Seventy-five years ago today, President Franklin Roosevelt signed Executive Order 9066, declaring parts of the United States to be military zones from which particular groups of people could be “excluded” for security reasons. The order set the stage for the relocation and internment, beginning the following month, of 120,000 people of Japanese ancestry, most of whom were American citizens living on the West Coast.
When President Trump signed an executive order temporarily banning travel from seven majority Muslim countries, he hurled us back to one of the darkest and most shameful chapters of American history. Executive orders that go after specific groups under the guise of protecting the American people are not only unconstitutional, but morally wrong. My father, and so many other Americans of Japanese descent, were targets of just such an order during World War II.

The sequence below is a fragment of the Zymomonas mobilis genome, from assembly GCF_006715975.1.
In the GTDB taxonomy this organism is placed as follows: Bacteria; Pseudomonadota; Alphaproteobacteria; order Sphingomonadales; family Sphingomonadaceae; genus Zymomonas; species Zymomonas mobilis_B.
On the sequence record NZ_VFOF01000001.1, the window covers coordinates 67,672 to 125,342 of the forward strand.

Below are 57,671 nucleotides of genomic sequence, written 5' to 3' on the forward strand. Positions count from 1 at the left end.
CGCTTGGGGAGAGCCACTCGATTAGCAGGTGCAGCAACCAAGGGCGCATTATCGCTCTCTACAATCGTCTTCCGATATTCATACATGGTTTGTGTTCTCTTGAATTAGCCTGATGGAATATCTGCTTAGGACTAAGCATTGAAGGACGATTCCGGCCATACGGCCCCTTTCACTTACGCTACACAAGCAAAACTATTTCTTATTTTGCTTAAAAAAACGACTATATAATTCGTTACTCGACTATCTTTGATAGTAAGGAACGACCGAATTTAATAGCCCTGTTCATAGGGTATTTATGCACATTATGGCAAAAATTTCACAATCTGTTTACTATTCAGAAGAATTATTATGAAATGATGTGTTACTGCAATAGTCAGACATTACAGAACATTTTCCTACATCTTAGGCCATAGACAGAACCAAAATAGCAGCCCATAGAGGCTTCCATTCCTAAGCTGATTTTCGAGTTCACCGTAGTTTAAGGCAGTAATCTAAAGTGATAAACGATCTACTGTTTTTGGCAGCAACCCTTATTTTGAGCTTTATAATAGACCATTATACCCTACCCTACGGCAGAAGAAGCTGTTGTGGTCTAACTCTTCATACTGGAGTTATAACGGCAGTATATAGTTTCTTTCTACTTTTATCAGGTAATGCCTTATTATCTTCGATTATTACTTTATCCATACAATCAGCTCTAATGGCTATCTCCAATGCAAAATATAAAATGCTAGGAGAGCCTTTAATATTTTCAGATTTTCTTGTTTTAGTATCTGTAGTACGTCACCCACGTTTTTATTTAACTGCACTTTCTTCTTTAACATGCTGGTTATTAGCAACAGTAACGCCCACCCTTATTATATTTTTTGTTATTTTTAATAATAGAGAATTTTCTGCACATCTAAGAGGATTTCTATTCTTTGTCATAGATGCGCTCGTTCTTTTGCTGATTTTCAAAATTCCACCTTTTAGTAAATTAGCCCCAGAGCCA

Fred Korematsu was arrested in May 1942 for defying President Franklin D. Roosevelt's Executive Order 9066, which called for Japanese Americans to report to an assembly center.